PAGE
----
/ Modified sep 1, 2019 12:27 p.m.

Dry monsoon caused by roaming high-pressure system

This year's monsoon in Tucson is almost 3.5 inches behind what the area received last year.

monsoon aug 28 People on the University of Arizona campus take advantage of a lull in a summer rain storm to get to where they're going, Aug. 28, 2019.
Nick O'Gara/AZPM

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Your memory hasn't faded. The monsoon around Tucson has been drier than usual.

Maddie Powell, a meteorologist with the National Weather Service in Tucson, said the city has received close to 2.5 inches of rain so far this monsoon, which is almost 3.5 inches less than what the area received last year during a particularly wet season in which it rained close to 6 inches.

"We certainly rely on the monsoon season for, on average, about half of our yearly precipitation total," said Powell. "If things continue to dry for the rest of this month and August, we might see some of those drought conditions sneak back into the state."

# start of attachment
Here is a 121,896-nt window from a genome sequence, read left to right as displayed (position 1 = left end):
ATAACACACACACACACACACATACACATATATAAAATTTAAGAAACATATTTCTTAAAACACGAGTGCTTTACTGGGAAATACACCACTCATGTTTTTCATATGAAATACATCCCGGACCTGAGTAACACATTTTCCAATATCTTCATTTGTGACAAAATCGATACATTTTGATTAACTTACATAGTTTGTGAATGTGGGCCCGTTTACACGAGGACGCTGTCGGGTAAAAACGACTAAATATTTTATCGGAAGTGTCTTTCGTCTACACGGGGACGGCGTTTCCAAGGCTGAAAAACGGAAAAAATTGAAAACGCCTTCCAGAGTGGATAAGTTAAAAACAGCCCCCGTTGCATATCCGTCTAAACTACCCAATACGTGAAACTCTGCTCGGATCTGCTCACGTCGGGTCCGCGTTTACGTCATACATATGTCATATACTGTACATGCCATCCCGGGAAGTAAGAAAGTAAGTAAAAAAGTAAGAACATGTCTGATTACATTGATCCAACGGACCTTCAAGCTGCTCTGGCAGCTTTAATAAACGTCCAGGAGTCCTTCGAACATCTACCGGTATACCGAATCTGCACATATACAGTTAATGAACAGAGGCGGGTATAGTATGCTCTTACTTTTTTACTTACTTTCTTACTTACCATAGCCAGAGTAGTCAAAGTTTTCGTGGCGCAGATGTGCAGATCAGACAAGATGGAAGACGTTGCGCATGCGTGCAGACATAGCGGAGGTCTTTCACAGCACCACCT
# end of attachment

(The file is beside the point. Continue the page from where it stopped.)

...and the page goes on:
The U.S. Drought Monitor deemed Arizona and other Western states free of short-term drought this spring after a particularly wet start to the year. However, Arizona is still in a long-term drought.

Powell said the lack of monsoonal moisture could also lead to an increase in wildfires.

It has rained 7.7 inches as of Aug. 29 this year in Tucson, which Powell said is almost an inch below the 8.88-inch average rainfall between January and August since 1894.

She said the quality of Arizona's monsoon depends on whether the high-pressure system stays in the Four Corners region, causing the winds to shift to more southeasterly pattern. Since the system hasn't consistently stayed in that area this monsoon, she said it's caused an increase in temperatures, instead of rainfall.

Powell said meteorologists classify the monsoon as June 15 – Sept. 30, so there is still a chance Tucson and the rest of Arizona could see more moisture before the season ends.

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